Why First Class Isn’t Worth It

The airplane tickets that we printed at the self-serve kiosk said “Seat assignments cannot be given at this time. Please check in at the gate to receive seat assignments.

So I did. I approached the ticket counter and showed the attendant my tickets. She immediately picked up a stack of tickets that were on the counter waiting for us and handed them to me without saying a word. I glanced at the tickets to make sure they had our names on them. I’d hate for the plane to go down and for everyone to think we were the Chckzentmi family from Uzbekistan. If we go down, we go down as the Hensons from Columbus.

Yep, yep, yep, yep. All four names matched the names of my family. All was good, so I walked back to my wife – the holder of all important documents and chewing gum – and handed her the tickets. She obviously looked more thoroughly at the ticket because she poked me and said, “These are FIRST CLASS.” I hadn’t noticed that little detail.

Now I know I’m incredibly famous and all, but I fly coach. In fact, I choose seats in the very back of the airplane (see the note at the bottom of the article if you want to know why). I think I’ve only flown first class twice in my life, and those were times I was bumped off a flight due to overbooking. And my family has NEVER flown first class together.

The boys, trying to look first class
So, this should have been a big deal.

But it wasn’t.

Because the attendant didn’t make it a big deal.

And she should have.

Do you know the price difference between coach and first class for this flight? $526. PER PERSON. That’s $2104 for my family of four. And do you know what makes it worth more than $2k extra? 

Me, neither.

Let me run down the differences between my recent first class experience and my many, many coach experiences:
  1. We got to board before everyone else. Great. So every other passenger can bump me with their bag or their booty on their way through first class. I’m pretty sure some of them did it on purpose.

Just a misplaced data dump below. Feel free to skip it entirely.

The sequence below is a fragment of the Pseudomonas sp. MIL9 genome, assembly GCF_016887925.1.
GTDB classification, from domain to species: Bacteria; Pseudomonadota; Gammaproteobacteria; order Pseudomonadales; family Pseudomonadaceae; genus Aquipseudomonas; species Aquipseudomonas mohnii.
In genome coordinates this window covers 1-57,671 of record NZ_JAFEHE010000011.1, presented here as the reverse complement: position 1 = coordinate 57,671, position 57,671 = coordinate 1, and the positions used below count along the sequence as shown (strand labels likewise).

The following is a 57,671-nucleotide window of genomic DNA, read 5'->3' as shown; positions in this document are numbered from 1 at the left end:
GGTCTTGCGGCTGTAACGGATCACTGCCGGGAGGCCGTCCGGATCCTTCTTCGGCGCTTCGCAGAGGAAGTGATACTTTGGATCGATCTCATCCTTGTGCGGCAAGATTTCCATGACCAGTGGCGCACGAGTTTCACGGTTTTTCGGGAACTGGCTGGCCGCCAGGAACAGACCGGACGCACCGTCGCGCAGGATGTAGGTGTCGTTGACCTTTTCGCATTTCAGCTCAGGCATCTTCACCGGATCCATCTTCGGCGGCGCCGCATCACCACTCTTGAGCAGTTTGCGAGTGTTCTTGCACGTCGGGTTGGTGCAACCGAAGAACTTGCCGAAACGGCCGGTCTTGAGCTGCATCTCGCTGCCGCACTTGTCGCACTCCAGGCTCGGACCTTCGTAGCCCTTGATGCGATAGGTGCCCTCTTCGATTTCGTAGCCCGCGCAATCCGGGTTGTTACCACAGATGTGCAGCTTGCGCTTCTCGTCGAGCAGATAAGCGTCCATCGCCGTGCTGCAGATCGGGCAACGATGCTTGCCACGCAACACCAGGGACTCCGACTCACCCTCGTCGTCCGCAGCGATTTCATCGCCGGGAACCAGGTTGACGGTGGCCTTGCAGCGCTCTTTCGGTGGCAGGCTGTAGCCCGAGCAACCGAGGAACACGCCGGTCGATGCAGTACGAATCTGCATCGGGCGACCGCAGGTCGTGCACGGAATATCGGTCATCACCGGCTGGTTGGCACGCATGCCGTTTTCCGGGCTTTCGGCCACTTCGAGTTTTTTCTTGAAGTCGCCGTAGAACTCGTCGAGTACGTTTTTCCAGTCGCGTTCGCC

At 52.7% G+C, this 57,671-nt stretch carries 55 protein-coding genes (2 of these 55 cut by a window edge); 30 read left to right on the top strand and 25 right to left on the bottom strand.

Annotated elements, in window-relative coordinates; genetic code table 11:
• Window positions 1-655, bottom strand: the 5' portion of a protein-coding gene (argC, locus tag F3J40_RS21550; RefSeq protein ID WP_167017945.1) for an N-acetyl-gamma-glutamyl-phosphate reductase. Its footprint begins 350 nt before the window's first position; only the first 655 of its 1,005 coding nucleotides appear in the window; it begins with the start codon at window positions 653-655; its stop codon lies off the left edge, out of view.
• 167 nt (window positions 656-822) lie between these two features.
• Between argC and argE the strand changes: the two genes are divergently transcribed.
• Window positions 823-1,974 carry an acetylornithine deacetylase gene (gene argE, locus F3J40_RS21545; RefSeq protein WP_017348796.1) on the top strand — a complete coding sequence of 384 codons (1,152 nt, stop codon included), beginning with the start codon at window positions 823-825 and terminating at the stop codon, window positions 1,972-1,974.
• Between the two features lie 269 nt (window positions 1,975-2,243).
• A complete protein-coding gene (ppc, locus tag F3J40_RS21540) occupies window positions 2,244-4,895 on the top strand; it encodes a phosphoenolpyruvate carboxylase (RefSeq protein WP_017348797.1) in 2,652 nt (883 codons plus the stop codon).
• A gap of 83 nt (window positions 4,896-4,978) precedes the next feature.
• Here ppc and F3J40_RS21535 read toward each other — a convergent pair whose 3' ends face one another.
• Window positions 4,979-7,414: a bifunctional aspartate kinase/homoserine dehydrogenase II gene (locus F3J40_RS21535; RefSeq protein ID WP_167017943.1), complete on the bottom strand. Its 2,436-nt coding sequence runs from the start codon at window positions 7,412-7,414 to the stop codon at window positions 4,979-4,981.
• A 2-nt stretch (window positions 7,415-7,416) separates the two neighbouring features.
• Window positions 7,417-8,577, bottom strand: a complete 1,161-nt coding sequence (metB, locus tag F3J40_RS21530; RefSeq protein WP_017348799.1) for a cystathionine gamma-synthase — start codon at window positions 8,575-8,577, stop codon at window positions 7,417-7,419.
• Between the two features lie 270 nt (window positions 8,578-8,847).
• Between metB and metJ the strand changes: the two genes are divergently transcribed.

2. Bigger seats & bigger armrests. For me, personally, this is the biggest benefit because I have a thing about airline armrest etiquette.
  3. The attendant brought us a pre-flight drink while we were waiting for takeoff. I’ll estimate that was about 17 cents total for the 8 drops of Diet Coke in those little plastic cups.
  4. The attendent brought us a cup of warm mixed nuts. Nice touch, but still a long way to go to reach a couple grand worth of extra value.
  5. A free cookie. I’ve eaten a lot of cookies in my life. This was no $500 cookie.
  6. Decent coffee in a ceramic mug instead of a styrofoam cup.
  7. A “special” magazine in the seat pocket in front of me targeted to people who make more money than Bill Gates.
  8. We got to get off the plane first…while the white hot hatred of everyone behind us burned holes in our backs because it took me an extra five seconds to get my bag unstuck from the overhead compartment.
The entire time on the flight, the attendant never really spoke to me, my wife, or my kids. Oh, she asked if we wanted the nuts and the cookie, and she did say the obligatory airline attendant “buh bye” as we exited the aircraft, but that was it. 

Let me tell you what I would do if I ran first class for an airline: I would make passengers feel like they are the most special people in the whole wide world.

From the minute I handed them their first class boarding pass until the minute they start trudging back up the jetway into the airport, I would do more than check off my drink/nuts/cookie checklist. I would SMILE at them. I would talk to them. I would ask them about their kids. I would compliment them on their awesome scarf. I would tell them about a great new app they should check out on their iPad. I would point out the VIP magazine. I would give them as many cookies as they want. I would massage their feet. I’m kidding, I would limit the cookies to 10. 

I would make them feel like they were a big deal. I would make them feel FIRST CLASS.

Here’s what I think has happened. First class has lost its lustre…to the flight attendants. They do the same thing on several flights a day, several days a week, every week of the year. It gets old. It gets normal. It doesn’t feel special anymore. And it shows.

Delivering first class service is like maintaining a first class marriage: you have to work at it to keep it that way. You can’t let it get old. You can’t let it get normal. You have to show up every day ready to give it 100%, and often more. You have to massage their feet.

Yes, we should be delivering the best service we can at all times. We all know that. But if you offer a first class upgrade, a VIP section, or a gold membership to any part of your business, you need to make sure it FEELS that way to your customer. And a first class experience doesn’t come from warm nuts and a cookie. It comes from a warm attitude and a connection.


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